But Altman is not the ultimate prize: leadership in artificial intelligence is. Technology is being used or has broad implications to disrupt every industry: from driverless cars to finance, education, journalism – and even art and music.

And Microsoft has a huge head start on the competition. Nothing is guaranteed, but its relationship with Altman and OpenAI puts Microsoft in pole position.

The relationship between OpenAI and Microsoft has been beneficial for both companies. OpenAI relies heavily on Microsoft’s cloud computing infrastructure, Azure. And Microsoft’s association with Silicon Valley’s hottest startup has helped improve its image among developers.

If Altman Ultimate joins Microsoft, it “will be able to leverage much of the progress made at OpenAI more directly rather than independently,” said Gil Luria, general manager and principal software analyst at DA Davidson. “(Microsoft) now controls the team that made this remarkable progress, putting them in a position to control the development of this technology for the next several years.”

OpenAI’s future has many AI tech startups scrambling to figure out what happens next: OpenAI’s technology has become the standard for developers, Luria said, and Microsoft will try to maintain this standard rather than cede ground to its rivals Google or Anthropic.

“When you use OpenAI standards, you use Azure,” he said. “The biggest benefit for Microsoft from this relationship with OpenAI has been to reinvigorate Azure’s growth. »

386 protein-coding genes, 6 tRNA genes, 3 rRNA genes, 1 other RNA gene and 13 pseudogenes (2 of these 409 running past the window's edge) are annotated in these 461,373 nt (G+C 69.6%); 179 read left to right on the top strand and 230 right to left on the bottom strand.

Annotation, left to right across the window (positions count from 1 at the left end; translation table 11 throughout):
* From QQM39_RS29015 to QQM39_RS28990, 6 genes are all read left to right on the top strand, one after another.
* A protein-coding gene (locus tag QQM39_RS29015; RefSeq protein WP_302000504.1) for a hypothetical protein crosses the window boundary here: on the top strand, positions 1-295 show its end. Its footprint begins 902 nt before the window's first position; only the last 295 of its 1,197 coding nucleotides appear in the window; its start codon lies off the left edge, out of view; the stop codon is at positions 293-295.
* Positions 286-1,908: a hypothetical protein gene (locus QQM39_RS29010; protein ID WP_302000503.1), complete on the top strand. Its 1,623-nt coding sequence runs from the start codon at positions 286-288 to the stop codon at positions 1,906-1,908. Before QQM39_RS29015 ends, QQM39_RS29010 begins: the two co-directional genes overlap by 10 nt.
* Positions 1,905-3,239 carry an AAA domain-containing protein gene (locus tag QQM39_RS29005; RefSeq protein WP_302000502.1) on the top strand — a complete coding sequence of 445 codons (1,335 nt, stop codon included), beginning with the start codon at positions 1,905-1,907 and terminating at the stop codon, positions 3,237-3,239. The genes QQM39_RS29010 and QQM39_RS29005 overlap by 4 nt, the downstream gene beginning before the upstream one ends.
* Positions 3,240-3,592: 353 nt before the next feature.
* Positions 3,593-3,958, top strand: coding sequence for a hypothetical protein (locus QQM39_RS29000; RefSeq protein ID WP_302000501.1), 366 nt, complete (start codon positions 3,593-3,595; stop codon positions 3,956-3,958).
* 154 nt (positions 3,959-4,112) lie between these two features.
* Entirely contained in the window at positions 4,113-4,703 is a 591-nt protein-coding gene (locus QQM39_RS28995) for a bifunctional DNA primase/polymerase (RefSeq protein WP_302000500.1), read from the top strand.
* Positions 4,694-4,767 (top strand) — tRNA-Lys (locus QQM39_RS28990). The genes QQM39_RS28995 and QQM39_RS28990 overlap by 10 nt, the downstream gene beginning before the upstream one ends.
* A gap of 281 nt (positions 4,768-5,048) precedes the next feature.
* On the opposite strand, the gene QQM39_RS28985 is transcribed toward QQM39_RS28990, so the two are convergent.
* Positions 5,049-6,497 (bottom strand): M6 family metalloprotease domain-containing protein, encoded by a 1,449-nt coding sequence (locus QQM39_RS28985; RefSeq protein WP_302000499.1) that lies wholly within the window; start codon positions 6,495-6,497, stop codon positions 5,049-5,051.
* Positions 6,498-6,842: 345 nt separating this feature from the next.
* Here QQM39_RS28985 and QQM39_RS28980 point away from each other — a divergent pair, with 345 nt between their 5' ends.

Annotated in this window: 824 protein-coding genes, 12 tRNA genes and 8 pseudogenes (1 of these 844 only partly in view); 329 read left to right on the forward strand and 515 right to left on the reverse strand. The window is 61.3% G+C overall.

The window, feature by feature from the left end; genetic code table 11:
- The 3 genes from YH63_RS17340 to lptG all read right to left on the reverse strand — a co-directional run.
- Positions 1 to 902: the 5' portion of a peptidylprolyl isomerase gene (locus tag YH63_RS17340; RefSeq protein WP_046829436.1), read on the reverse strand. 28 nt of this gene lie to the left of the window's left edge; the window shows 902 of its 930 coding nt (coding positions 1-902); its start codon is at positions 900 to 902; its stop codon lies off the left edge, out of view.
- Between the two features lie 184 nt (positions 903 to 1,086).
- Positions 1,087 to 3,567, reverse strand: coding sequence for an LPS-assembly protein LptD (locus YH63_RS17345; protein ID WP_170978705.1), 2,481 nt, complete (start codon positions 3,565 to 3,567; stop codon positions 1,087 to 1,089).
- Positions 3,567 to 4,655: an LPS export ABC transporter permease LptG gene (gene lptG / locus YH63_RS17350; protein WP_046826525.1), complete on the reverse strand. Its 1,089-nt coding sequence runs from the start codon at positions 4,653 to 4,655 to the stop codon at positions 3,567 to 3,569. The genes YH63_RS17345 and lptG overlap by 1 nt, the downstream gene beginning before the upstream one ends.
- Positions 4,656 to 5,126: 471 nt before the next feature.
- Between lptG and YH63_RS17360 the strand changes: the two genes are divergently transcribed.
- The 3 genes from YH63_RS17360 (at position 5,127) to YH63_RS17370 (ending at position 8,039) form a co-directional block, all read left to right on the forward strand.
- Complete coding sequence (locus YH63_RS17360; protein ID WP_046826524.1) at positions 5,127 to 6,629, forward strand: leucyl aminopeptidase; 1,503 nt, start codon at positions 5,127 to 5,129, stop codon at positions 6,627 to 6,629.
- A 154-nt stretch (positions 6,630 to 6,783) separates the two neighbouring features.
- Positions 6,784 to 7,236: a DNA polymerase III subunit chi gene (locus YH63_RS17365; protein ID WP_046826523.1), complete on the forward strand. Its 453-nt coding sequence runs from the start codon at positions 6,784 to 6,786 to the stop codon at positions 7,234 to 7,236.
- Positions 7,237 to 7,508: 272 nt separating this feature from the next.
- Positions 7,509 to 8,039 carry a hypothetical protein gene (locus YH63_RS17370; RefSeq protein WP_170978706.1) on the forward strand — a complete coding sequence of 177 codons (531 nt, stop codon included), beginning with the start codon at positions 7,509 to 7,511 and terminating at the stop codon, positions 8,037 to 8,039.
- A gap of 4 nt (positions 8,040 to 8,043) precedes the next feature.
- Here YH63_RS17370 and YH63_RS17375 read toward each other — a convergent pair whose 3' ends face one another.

By hiring Altman to lead an internal AI team, Microsoft is counting on the founder’s magnetism to attract talent and investor money, and overcome regulatory hurdles that could hamper the deployment of AI-based tools.

OpenAI’s board of directors has made only vague public statements about the reasons for Altman’s dismissal, saying he was “not always candid in his communications with the board.”

But several people told CNN contributor Kara Swisher that a key factor in the decision was a disagreement over how quickly AI should be brought to market. Altman, according to sources, wanted to move quickly, while OpenAI’s board wanted to move more cautiously.

“The OpenAI debacle is the result of tension between those who believe that AI discoveries are sufficiently safe and should be pursued expeditiously now, and those who believe that AI discoveries… should be tempered by a certain discernment about the potential cost of AI. release them,” Schloetzer said.

Altman has been one of the loudest voices for regulation. At the same time, he was one of the fastest movers, turning OpenAI’s profitable arm into a $90 billion business virtually overnight.

Both achievements are possible, and OpenAI’s strange structure – a non-profit organization overseeing a for-profit company – was designed to prevent AI from destroying humanity. However, the OpenAI soap opera threatens to upset this balance. Soon we may have to rely on Microsoft, one of the largest and most powerful companies in the world, to ensure that AI is used for good, not evil.

— Clare Duffy of CNN contributed to this article.